Hispanic Culture continues to leave its mark on Topeka community heritage

Authentic Mexican Food Los Portales is located at 1116 SE 6th Avenue.

Tricia Peterson / Washburn Review

Hispanic culture is growing in Topeka, and so is the number of businesses supporting this growth. Not only are there many restaurants around town, there are also markets, clothing stores and nightclubs aimed at Spanish speaking citizens.

East of Branner Trafficway on 6th Avenue are a wide variety of businesses catering to Hispanics in Topeka.  Because 14,000 Topeka residents are Hispanic or Latino, and only 7,000 of them speak English, there is a large quantity of people looking for stores they can communicate in. Not only is communication the goal, but only certain imported goods can be found in these specialty shops.  The diversity in Topeka is growing and has been for some time, and the businesses popping up are a good sign that Spanish culture is gaining popularity here.

“Living in Topeka is interesting because of the diversity,” said Magda Medina, a Washburn University student. “I do feel that this is a good place for people of diversity to live.”

El Rodeo Miscelanea is at 1706 SE 6th Ave. that provides specialty food as well as a meat market.  Various cuts of beef are available and some are already seasoned and ready to cook. A variety of dried peppers and chiles can be bought by the pound.  Also, found here are tortilla presses, Mexican-made Coca-Cola, and liquor.

Deportes y Mas, at 1517 SE 6th Ave., another specialized grocer, have some of the same products as El Rodeo Miscelanea, but focus more on materials like clothing and shoes, while having some food and candy.  They provide the white dresses and outfits needed for Baptisms, First Communion and other special cultural events.  They also have a large selection of shoes for men, women and children. From soccer shoes to pretty pink boots, they have a little for everyone in the family. Piñatas are popular here and hang from the ceiling in a variety of characters.

In this same area of Topeka, there are several restaurants and nightclubs that are aimed at Spanish-speaking citizens.  El Azteca Nightclub, at 1201 SE 6th Ave. is only open on the weekends, and usually, it’s hit or miss. The owner, Raul Munoz, who also owns Los Portales Restaurant, promises there will be more exciting things to come from El Azteca in the future.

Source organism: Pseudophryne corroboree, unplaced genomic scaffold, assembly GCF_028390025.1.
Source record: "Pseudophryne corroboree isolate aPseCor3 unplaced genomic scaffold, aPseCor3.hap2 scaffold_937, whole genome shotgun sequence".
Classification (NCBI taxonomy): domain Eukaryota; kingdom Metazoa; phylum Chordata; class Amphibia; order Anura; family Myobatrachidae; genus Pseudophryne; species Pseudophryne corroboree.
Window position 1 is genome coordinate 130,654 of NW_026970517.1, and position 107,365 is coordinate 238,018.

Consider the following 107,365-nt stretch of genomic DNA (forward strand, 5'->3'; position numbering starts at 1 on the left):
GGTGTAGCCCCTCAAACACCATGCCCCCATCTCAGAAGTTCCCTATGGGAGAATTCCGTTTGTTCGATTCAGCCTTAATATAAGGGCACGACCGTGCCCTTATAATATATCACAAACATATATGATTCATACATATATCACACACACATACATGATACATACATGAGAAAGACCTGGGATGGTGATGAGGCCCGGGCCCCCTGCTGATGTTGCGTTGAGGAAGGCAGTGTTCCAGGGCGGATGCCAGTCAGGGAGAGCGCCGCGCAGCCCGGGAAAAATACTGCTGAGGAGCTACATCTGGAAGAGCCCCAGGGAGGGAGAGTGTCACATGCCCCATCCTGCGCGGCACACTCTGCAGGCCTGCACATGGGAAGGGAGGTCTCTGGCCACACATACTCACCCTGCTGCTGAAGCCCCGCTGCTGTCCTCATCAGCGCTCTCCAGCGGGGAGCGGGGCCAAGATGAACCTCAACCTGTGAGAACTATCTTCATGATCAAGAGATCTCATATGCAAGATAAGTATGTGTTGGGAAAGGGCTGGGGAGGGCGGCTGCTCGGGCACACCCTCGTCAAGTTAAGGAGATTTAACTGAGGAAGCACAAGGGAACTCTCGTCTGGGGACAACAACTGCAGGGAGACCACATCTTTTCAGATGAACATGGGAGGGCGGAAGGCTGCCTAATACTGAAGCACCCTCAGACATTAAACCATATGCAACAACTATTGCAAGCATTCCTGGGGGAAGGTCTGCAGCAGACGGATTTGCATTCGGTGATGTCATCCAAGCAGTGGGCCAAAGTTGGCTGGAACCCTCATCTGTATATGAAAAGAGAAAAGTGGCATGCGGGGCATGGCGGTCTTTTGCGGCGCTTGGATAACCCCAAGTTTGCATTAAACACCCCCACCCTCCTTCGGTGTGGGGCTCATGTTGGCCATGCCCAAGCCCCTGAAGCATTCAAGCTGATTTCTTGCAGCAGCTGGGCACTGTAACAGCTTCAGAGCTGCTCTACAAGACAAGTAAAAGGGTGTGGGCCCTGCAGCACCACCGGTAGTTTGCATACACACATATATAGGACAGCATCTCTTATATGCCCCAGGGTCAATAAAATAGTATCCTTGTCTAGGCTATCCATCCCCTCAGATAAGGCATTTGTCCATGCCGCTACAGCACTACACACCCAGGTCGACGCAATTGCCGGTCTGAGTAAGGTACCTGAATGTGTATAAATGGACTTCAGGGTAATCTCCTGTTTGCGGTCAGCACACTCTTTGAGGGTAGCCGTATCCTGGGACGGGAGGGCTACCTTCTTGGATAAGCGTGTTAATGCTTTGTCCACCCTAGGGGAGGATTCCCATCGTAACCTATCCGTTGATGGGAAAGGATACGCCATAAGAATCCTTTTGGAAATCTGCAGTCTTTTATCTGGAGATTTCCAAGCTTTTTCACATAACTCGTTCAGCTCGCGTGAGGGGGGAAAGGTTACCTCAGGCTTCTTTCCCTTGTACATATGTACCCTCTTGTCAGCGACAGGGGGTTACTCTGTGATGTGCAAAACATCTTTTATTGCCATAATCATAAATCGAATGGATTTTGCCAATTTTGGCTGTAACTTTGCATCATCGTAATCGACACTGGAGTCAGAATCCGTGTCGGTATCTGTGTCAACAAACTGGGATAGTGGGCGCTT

“They are open [on the weekends], but sometimes the business is slower, so sometimes they are closed,” said Munoz.  “They [have] new managers, same owners, and they are going to start having big bands and this weekend, they have a big event coming up.”

El Azteca provides entertainment such as live bands, pool and music. They play salsa, reggaeton, merengue, R&B, hiphop, cubia’s and norteno. It is open Friday through Sunday from 7 p.m. until 1:30 a.m.

Los Portales across the street from El Azteca at 1116 SE 6th Ave. They specialize in authentic Mexican food, and pride themselves in being family owned and operated. Munoz himself waits tables, cashiers and does pretty much anything that needs to be done.

“We are] trying to operate our business to make the customers feel at home,” said Munoz. “I want to make them feel like I like to feel when I am the customer.”

Not only are the restaurant owners attempting to make Hispanics feel at home in Topeka, so are many other people, including the Spanish newspaper available for free throughout the city.

“Dos Mundos” or “Two Worlds” is a periodical available in Topeka for the Hispanic. Not only are the stories in Spanish, they are also written in English. The news includes local, as well as national news, education, recipes and local coupons. The paper is printed locally with a new issue every two weeks.

Since the early 90’s, Topeka has come a long way and it continues to grow culturally.  There are always new restaurants popping up, new markets aimed at certain cultures and a larger Spanish speaking population.